In 2018, eight years after starting his lab, Paul Tesar was formally asked about his mentoring philosophy for the first time. He’d been nominated for a mentorship award and, as a finalist, had to answer questions about his mentorship style and strategy.
The problem was Tesar never spent time putting together a formal mentoring plan—and he was not aware of actually having a strategy.
“I just did what felt right to maximize the success and happiness of each person in the lab,” Tesar explained. “I asked the selection committee during the interview, ‘Isn’t that my job as a professor?’”
The response from one of the panel members was something Tesar will never forget: “The joy and productivity that radiates from your trainees surely does not happen by accident.”
After considerable reflection, Tesar, professor in the Department of Genetics and Genome Sciences at Case Western Reserve University School of Medicine, realized his innate mentoring style is an amalgamation of lessons learned from his own scientific mentors, and, notably, from years of participation on competitive sports teams.
He ended up winning that award in 2018—the Diekhoff Award for Graduate Student Mentoring. And now, he’s been recognized yet again. Tesar just earned the Landis Award for Outstanding Mentorship from the National Institute of Neurological Disorders and Stroke (NINDS), which is part of the National Institutes of Health (NIH).
According to Marissa Scavuzzo, who led Tesar’s nomination group and is a postdoctoral researcher in his lab, Tesar’s commitment to mentorship has had and will continue to have a broad impact on the scientific community.
“Paul is the most remarkable mentor I have encountered in my extensive scientific career,” Scavuzzo said. “His commitment to each trainee and their individual needs and goals is unparalleled.”
Scavuzzo joined the Tesar Lab as a postdoctoral fellow in 2018, after completing her PhD at Baylor College of Medicine. She was drawn to the opportunity after seeing several of the team’s groundbreaking papers, deciding to ask Tyler Miller—an MD/PhD student in the lab who now serves as chief resident at Massachusetts General Hospital—about his experience.
“When I spoke with Tyler, his admiration and gratitude for everything Paul had done for him was palpable,” Scavuzzo noted. “When I interviewed, it was apparent why Tyler had so much enthusiasm for Paul, and I couldn’t help but stare at the painting of a tree in his office, with each leaf representing a person who had trained in the lab.”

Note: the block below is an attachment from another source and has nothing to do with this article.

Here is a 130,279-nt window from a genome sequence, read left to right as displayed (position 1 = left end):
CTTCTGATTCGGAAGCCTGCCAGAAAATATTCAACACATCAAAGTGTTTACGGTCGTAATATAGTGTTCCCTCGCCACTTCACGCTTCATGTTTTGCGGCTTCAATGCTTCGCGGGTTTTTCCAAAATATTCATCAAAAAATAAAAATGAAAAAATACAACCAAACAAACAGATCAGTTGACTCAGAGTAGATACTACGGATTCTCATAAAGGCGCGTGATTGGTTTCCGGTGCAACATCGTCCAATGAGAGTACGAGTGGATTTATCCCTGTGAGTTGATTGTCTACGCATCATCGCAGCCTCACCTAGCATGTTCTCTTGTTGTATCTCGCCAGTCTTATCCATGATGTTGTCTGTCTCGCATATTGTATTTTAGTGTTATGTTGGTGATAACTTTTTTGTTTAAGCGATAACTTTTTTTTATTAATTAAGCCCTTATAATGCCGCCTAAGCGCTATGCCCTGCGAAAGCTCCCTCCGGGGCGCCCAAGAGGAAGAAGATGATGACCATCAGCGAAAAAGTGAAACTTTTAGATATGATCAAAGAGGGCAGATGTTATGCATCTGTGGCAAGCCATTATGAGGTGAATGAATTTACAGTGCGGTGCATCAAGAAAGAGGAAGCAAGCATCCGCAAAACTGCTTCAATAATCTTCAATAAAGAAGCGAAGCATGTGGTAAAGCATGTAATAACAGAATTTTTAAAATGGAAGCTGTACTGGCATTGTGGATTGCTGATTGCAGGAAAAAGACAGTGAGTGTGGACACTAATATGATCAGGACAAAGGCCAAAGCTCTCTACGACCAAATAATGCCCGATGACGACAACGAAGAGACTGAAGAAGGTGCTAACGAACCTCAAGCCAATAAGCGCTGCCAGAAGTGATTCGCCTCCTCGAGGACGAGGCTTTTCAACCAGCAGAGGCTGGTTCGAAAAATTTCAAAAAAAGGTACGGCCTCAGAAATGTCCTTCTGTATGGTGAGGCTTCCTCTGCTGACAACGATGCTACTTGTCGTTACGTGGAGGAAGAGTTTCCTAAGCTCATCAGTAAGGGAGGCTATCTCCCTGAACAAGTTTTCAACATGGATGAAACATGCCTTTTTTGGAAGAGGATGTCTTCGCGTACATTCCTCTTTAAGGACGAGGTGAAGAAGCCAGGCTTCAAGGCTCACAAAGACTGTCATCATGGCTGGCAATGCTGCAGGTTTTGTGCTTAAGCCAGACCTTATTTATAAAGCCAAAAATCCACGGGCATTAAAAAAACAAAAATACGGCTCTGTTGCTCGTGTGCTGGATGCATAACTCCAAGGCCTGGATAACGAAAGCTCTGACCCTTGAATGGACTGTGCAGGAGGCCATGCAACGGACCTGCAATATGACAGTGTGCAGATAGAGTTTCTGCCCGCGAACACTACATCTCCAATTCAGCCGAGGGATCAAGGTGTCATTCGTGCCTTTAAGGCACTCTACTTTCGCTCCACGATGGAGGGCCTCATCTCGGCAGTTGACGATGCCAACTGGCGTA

Alumni of the Tesar Lab have gone on to study at Harvard, Emory, Stanford, Yale, University of Pennsylvania, and Wheaton College, to name a few. Others are PhD candidates and medical residents—and several are scientists at organizations such as Convelo Therapeutics and New York Stem Cell Foundation. Wherever they land, each credits Tesar for helping them find success.
“I pride myself on training well-rounded, happy scientists,” Tesar said. “Lots of trainees ‘do’ science but very few are given the opportunity to actually learn how to be a scientist. All of my trainees are given full access to understand me and my job. This includes training in hiring, grant writing, reviewing, marketing, budgeting, mentoring, and scientific rigor.”
Ben Clayton—another postdoctoral researcher in the lab—said Tesar has been a relentless advocate for him and his goals.
“Throughout my scientific career I have had the great fortune of working with exceptional mentors,” Clayton said. “Even among the extraordinary mentors that I have had, Paul still stands out. His commitment to my scientific growth as well as my career and personal growth has been life changing.”
The Landis Award is named after Story Landis, former director of the National Institute of Neurological Disorders and Stroke (NINDS), a division of the NIH, and founding chair of the Department of Neurosciences at CWRU. The award is given annually to up to five researchers and includes a $100,000 supplement to an existing NINDS award.
“We congratulate this year’s recipients of the NINDS Landis Award for Outstanding Mentorship. These individuals have all shown a consistently exceptional commitment to mentorship over a period of years, have fostered research environments that promote diversity and welcome diverse perspectives, and an emphasis both as scientists and trainers on conducting experimentally rigorous science,” said Stephen Korn, PhD, the director of NINDS’ Office of Training and Workforce Development.